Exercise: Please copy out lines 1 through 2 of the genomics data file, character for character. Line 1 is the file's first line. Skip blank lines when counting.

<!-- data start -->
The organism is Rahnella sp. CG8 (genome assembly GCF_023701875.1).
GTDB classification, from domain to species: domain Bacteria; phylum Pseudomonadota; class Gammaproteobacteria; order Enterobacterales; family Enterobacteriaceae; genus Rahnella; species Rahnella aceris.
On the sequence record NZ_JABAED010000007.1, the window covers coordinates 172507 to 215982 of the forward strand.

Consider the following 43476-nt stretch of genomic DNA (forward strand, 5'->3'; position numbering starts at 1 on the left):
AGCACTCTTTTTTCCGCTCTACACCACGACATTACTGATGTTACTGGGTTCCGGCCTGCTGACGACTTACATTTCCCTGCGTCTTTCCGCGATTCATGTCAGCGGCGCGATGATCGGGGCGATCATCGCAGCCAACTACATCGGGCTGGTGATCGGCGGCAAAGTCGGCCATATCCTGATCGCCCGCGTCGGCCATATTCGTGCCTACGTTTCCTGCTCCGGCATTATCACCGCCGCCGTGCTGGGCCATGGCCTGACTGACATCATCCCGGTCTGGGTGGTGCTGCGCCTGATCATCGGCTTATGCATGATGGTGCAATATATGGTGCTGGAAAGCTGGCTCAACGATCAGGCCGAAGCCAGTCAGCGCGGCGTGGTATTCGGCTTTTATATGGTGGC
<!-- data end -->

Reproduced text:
The organism is Rahnella sp. CG8 (genome assembly GCF_023701875.1).
GTDB classification, from domain to species: domain Bacteria; phylum Pseudomonadota; class Gammaproteobacteria; order Enterobacterales; family Enterobacteriaceae; genus Rahnella; species Rahnella aceris.